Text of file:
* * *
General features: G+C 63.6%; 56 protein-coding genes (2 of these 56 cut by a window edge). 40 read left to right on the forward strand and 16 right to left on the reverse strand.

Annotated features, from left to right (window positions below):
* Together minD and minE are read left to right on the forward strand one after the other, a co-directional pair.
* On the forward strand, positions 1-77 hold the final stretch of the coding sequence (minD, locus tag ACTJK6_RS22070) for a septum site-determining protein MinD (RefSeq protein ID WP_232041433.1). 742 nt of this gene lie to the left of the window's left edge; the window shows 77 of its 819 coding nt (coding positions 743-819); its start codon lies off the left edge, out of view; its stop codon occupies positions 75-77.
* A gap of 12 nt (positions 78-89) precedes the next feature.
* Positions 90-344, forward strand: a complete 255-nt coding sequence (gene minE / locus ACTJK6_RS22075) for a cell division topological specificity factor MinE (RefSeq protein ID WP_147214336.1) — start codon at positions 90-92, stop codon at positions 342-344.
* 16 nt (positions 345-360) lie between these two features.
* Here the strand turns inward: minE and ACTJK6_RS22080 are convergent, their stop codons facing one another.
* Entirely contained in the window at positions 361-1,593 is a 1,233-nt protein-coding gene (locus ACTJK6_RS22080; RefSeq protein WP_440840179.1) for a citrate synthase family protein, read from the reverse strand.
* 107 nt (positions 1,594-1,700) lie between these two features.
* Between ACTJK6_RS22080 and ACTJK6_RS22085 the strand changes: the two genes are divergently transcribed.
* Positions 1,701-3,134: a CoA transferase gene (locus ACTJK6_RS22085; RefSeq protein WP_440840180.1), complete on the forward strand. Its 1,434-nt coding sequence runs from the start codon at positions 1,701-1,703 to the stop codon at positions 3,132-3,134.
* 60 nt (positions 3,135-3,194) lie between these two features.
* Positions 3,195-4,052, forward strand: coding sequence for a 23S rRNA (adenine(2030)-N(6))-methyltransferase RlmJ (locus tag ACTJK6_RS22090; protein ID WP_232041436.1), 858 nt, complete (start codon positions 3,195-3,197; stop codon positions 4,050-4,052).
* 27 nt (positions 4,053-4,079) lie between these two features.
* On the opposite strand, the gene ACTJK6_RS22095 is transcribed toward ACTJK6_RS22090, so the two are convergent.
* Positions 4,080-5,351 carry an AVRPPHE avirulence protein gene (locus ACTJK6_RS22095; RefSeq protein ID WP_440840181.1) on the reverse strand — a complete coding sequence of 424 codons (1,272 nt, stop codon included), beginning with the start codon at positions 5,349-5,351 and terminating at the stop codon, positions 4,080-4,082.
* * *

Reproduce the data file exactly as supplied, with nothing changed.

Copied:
General features: G+C 63.6%; 56 protein-coding genes (2 of these 56 cut by a window edge). 40 read left to right on the forward strand and 16 right to left on the reverse strand.

Annotated features, from left to right (window positions below):
* Together minD and minE are read left to right on the forward strand one after the other, a co-directional pair.
* On the forward strand, positions 1-77 hold the final stretch of the coding sequence (minD, locus tag ACTJK6_RS22070) for a septum site-determining protein MinD (RefSeq protein ID WP_232041433.1). 742 nt of this gene lie to the left of the window's left edge; the window shows 77 of its 819 coding nt (coding positions 743-819); its start codon lies off the left edge, out of view; its stop codon occupies positions 75-77.
* A gap of 12 nt (positions 78-89) precedes the next feature.
* Positions 90-344, forward strand: a complete 255-nt coding sequence (gene minE / locus ACTJK6_RS22075) for a cell division topological specificity factor MinE (RefSeq protein ID WP_147214336.1) — start codon at positions 90-92, stop codon at positions 342-344.
* 16 nt (positions 345-360) lie between these two features.
* Here the strand turns inward: minE and ACTJK6_RS22080 are convergent, their stop codons facing one another.
* Entirely contained in the window at positions 361-1,593 is a 1,233-nt protein-coding gene (locus ACTJK6_RS22080; RefSeq protein WP_440840179.1) for a citrate synthase family protein, read from the reverse strand.
* 107 nt (positions 1,594-1,700) lie between these two features.
* Between ACTJK6_RS22080 and ACTJK6_RS22085 the strand changes: the two genes are divergently transcribed.
* Positions 1,701-3,134: a CoA transferase gene (locus ACTJK6_RS22085; RefSeq protein WP_440840180.1), complete on the forward strand. Its 1,434-nt coding sequence runs from the start codon at positions 1,701-1,703 to the stop codon at positions 3,132-3,134.
* 60 nt (positions 3,135-3,194) lie between these two features.
* Positions 3,195-4,052, forward strand: coding sequence for a 23S rRNA (adenine(2030)-N(6))-methyltransferase RlmJ (locus tag ACTJK6_RS22090; protein ID WP_232041436.1), 858 nt, complete (start codon positions 3,195-3,197; stop codon positions 4,050-4,052).
* 27 nt (positions 4,053-4,079) lie between these two features.
* On the opposite strand, the gene ACTJK6_RS22095 is transcribed toward ACTJK6_RS22090, so the two are convergent.
* Positions 4,080-5,351 carry an AVRPPHE avirulence protein gene (locus ACTJK6_RS22095; RefSeq protein ID WP_440840181.1) on the reverse strand — a complete coding sequence of 424 codons (1,272 nt, stop codon included), beginning with the start codon at positions 5,349-5,351 and terminating at the stop codon, positions 4,080-4,082.